The story is interesting, the acting is superb, the editing is good, the pacing is perfect and the movie gives you a really enjoyable finale that’s worth the wait.
After all these years, I actually think that I liked The Boys From Brazil more than I had anticipated. It’s something that I’m sure I’ll revisit again.
Original Run: October 7th, 2004 – June 8th, 2018
Created by: Jean-Xavier de Lestrade
Directed by: Jean-Xavier de Lestrade
Written by: Jean-Xavier de Lestrade
Cast: Michael Peterson, various
Canal+, Netflix, 13 Episodes, 44-55 Minutes (per episode)
I heard people rave about this documentary series a few years back. Since I’ve recently been binging the shit out of Netflix true crime documentaries, I figured that I should finally give this one a watch.
Well, I was really underwhelmed by it and I think it’s just another case of hype blowing something up to an unrealistic level.
I will say that the story here is damn compelling and there are a lot of holes in the investigation or so it would appear, based on how this documentary reveals the details.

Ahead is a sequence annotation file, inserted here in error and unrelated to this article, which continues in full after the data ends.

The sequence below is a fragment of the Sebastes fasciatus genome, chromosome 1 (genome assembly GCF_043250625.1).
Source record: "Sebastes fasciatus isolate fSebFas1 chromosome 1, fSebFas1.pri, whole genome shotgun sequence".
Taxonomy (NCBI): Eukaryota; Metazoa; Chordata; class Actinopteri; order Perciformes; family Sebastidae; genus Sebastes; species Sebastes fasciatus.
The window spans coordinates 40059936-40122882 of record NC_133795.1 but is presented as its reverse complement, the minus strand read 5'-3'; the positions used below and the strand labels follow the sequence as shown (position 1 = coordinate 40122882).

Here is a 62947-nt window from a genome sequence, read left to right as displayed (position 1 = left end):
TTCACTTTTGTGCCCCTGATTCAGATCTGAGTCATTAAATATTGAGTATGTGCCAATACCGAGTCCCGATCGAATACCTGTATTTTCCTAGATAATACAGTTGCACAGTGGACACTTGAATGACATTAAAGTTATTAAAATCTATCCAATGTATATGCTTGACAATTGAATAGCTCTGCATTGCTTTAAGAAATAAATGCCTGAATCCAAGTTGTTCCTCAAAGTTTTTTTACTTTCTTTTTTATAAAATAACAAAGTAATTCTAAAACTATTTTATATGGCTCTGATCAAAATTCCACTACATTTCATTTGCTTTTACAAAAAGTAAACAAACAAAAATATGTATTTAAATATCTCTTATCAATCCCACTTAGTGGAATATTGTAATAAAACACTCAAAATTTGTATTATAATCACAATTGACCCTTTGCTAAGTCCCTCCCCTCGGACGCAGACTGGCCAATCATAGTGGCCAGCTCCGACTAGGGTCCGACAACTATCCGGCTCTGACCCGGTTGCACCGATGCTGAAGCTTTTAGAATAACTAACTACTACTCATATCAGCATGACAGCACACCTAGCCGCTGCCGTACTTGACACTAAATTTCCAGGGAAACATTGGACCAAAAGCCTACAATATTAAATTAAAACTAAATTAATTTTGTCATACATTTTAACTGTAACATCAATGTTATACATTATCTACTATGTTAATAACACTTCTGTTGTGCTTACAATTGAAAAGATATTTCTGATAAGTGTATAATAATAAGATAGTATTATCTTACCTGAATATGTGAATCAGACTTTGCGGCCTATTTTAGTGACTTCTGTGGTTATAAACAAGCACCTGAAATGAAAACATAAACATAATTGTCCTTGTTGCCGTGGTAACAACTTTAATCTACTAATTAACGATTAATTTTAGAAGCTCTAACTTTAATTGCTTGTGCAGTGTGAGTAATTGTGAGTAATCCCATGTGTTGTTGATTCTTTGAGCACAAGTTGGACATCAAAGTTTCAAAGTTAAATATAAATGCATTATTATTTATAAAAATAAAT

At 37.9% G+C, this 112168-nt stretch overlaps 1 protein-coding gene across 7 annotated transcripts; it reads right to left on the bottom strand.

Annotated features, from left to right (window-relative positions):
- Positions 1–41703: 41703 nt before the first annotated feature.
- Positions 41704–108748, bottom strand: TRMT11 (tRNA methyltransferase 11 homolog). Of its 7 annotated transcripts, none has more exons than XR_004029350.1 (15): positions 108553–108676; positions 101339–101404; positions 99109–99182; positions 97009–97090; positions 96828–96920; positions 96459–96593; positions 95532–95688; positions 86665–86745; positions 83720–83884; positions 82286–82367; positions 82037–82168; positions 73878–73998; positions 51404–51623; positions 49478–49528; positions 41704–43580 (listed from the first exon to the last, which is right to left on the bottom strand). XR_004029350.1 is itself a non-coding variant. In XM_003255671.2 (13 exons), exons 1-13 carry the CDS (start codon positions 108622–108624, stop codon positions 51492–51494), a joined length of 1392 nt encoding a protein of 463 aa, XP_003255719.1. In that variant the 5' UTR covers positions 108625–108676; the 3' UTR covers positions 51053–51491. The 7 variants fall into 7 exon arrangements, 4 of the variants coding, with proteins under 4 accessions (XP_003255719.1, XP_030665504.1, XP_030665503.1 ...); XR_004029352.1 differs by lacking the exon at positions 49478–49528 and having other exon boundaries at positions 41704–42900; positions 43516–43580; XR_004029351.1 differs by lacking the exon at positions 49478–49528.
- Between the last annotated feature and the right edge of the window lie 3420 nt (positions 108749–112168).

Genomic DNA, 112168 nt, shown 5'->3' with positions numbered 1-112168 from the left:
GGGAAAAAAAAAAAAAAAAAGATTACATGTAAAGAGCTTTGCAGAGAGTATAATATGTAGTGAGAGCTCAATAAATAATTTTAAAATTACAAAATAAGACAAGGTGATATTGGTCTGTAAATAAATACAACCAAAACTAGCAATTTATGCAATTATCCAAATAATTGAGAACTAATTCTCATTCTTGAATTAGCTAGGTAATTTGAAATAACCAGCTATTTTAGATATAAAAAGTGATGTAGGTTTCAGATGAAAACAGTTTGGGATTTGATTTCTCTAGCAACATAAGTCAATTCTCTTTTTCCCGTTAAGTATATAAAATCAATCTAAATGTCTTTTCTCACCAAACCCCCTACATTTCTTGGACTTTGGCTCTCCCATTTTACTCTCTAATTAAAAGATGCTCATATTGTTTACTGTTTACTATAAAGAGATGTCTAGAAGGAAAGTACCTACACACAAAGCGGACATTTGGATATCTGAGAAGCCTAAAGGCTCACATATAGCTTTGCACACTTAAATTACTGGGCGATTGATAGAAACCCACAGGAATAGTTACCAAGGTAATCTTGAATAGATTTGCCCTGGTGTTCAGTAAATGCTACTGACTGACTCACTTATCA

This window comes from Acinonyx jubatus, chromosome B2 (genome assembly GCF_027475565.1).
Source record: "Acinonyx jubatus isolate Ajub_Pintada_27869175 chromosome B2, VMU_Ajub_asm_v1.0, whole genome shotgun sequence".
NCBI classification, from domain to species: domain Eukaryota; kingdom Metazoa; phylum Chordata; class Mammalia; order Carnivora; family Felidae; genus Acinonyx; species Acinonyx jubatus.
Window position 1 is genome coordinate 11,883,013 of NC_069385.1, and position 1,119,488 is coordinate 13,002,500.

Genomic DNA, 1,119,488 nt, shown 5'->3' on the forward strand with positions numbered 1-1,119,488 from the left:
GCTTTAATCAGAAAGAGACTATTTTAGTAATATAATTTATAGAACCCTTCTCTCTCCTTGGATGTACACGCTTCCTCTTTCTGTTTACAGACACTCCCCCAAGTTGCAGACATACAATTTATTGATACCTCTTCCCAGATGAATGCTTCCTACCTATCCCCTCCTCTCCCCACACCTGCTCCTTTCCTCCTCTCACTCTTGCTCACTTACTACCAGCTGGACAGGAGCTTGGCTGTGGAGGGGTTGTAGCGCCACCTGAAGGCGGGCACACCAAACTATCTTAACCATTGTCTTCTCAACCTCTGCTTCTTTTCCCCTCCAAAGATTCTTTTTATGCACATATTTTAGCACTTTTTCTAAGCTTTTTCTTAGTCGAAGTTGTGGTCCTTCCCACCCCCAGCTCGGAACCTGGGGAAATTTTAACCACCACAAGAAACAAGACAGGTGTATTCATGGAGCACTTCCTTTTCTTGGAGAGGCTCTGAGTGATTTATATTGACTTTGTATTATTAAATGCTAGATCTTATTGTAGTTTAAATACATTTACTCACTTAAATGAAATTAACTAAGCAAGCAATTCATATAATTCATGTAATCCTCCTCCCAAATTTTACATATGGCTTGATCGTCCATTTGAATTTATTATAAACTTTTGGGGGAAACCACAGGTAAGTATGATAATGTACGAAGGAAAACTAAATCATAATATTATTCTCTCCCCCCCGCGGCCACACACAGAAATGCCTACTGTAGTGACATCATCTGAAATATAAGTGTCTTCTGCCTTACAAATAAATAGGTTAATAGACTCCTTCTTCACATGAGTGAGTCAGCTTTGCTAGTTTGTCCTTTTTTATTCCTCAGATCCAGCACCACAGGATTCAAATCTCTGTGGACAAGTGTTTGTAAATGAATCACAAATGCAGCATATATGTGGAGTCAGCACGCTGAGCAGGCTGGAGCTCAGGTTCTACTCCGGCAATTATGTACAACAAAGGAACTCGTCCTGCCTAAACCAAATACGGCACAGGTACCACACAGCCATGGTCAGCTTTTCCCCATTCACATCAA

However, it’s the presentation of this series that made it somewhat of a bore to get through.
This follows the investigation and spends a lot of time in the court room during the trials. However, most of the show is shot and presented reality TV style, following around all the members of the family and legal team, as they constantly pontificate on that day’s activities and developments. It’s just not that interesting when you realize that all of the accused killer’s kids (minus one) are going to believe his innocence no matter what.
“Not my dad! There’s no way he could do that! I know my dad!”
“Did you know he had gay sex with male prostitutes?”
“What? I didn’t know my dad was gay! But he could never kill my mom! I know my dad!”
I also feel like this documentary was obviously biased towards the family and towards the sentiment that author-possibly-turned-killer, Michael Peterson, was innocent. Looking into that after watching this for myself, there are a lot of other people that feel like this was a biased documentary and that it omitted things that didn’t support its narrative.
In the end, I was initially captivated by the story but from a production standpoint, this wasn’t as polished and well-paced as the more recent Netflix true crime documentaries. I also don’t feel confident in the details provided by this documentary.